Thursday, September 16, 2021

Words of Wisdom from Patricia Smith

February 15, 1949 - August 23, 2021 Bellingham, Washington
Patricia Smith
February 15, 1949 - August 23, 2021
Bellingham, Washington
In addition to being part of the Blood Red Pencil Team, Patricia Burkhart Smith was a journalist and experienced professional developmental editor, working for publishing companies and private clients, as well as running her own publishing company. She described herself as, "a writer who wants to explore the creative freedom the Internet provides. I am also the proud mother of two wonderful children, but I still haven't figured out what I want to be when I grow up, or even if I want to grow up. However, I am certainly tired of "growing out," hence, this blog."

Pat always said she had more hobbies than Hobby Lobby and her interests included gardening, cooking, mineral collecting, lapidary work, jewelry making, natural health, herbs, sewing, needlework, and stained glass.

Her published works included:

Fifty Shades of Santa: Clean and Wholesome Romance Short Story Anthology

Christian Family Guide to Total Health

What the Animals Tell Me 

Flipping Houses (Idiot's Guide)

Alzheimers for Dummies

Cupid's Quiver

Shadows After Midnight

In addition to her eclectic books, she graced the blog with great advice for writers:

Being Productive During A Pandemic

Best Ever Hacks for Writing When You Don't Want To

Fear of Writing

Best Ever Excuses for Not Writing

Do You Know Where Your New Year's Resolutions Are?

When A Book Humbles You

Cross My Path - a New Blackie and Care Mystery by Clea Simon

Killer Companions

Fear on Four Paws

Best Ever Critique Groups from History

What Makes You Laugh

What Do Romance Readers Really Want?

Cats and Cozy Mysteries Go Together Like Clotted Cream 

The Futility of Relying on AI Grammar Checkers

How To Tell Good Editing From Bad

How The Internet is Destroying Our Language

Is Editing A Dying Art?

How Not To Sell A Book

Pat's wit, wisdom, and her wonderful spirit will be missed.

Patricia's Obituary

Posted by Diana Hurwitz, author of Story Building Blocks: The Four Layers of Conflict, Story Building Blocks II: Crafting Believable Conflict, Story Building Blocks III: The Revision Layers, and the YA adventure series Mythikas Island. Her weekly blog, Game On: Crafting Believable Conflict explores how characters behave and misbehave. Visit for more information and free writing tools. You can follow her on Facebook and Twitter.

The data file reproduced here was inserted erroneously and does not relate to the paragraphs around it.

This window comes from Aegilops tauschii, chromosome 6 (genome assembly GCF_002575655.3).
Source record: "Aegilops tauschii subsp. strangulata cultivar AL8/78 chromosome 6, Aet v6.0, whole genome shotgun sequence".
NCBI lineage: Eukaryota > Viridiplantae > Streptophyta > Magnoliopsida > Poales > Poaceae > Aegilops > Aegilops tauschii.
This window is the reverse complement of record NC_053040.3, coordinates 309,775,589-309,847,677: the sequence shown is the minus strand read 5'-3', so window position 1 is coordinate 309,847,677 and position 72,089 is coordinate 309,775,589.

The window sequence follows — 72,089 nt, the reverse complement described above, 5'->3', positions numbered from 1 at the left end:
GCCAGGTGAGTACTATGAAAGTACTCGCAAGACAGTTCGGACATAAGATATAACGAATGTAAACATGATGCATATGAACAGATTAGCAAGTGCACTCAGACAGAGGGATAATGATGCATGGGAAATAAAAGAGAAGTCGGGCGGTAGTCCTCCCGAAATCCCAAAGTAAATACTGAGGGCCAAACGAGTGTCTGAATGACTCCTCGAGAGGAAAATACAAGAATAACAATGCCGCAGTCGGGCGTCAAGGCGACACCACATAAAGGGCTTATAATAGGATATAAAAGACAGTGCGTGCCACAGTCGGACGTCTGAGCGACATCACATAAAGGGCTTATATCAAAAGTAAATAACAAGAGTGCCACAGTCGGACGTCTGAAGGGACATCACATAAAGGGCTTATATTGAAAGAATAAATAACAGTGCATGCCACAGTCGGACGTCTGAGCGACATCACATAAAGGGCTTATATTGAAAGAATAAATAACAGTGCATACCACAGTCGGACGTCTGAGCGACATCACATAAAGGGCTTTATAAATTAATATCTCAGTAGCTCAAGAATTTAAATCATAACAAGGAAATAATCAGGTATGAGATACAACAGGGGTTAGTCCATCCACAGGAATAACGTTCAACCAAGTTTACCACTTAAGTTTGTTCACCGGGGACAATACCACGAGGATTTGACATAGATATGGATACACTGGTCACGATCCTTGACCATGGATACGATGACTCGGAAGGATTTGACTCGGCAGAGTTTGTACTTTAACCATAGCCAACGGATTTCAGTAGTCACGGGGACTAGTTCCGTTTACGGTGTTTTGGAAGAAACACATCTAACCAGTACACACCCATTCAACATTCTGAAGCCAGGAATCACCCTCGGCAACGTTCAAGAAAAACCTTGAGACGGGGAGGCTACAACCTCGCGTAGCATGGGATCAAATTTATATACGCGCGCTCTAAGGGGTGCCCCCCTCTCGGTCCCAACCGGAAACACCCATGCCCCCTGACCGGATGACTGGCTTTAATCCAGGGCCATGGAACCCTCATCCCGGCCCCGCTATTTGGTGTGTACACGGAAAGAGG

Tuesday, September 14, 2021

Villains Are People Too, My Friend

To borrow from a famous politician, changing one word, Villains are people too, my friend. Yes, they are, and they need to be written with the same care that you give your main characters. They need to be full-bodied, three-dimensional people with a backstory that, though you might hate them, you see why they developed as they did. We want to know what made them who they are, and if you fail to do this, you might be writing a cardboard villain. It doesn’t take much finesse to write totally evil characters, sneering and plotting the most dastardly crimes, but that doesn’t make them whole, and it doesn’t make them memorable or believable.

The best villains are pitted against the noble hero/heroine: Lex Luthor vs Superman, Hannibal Lecter vs Clarice Starling.
I remember reading Thomas Harris’s Silence of the Lambs, and Lecter was the epitome of evil. A sociopath, he had no moral compass, no reason he turned out the way he does. So why is he so compelling as a character? I believe in the movie, Anthony Hopkins’ brilliant portrayal gives Lecter an added dimension. Lecter first appears in Harris’s Red Dragon. In that movie, Lecter was portrayed by Brian Cox, and the hero was played by William Petersen, who would later become the first star of the original CSI.

In contrast, we have DC Comics and The Joker in the Batman films. Evil, yes, but because of his history as a tortured and abused child, we can muster some compassion for the way he turned out. That doesn’t give him a pass, but we better understand the pathology.

Villains are not always killers. Some are manipulators such as big business moguls, like Michael Douglas’s character Gordon Gekko in Wall Street. Totally amoral in his business dealings and quest for riches, he doesn’t care who he steps on to reach his goal. The screenplay was written by Oliver Stone, known for pushing the envelope. Gekko is a great character, a composite, Stone said, of many real life corporate raiders, many of whom went to prison for insider trading and/or fraud.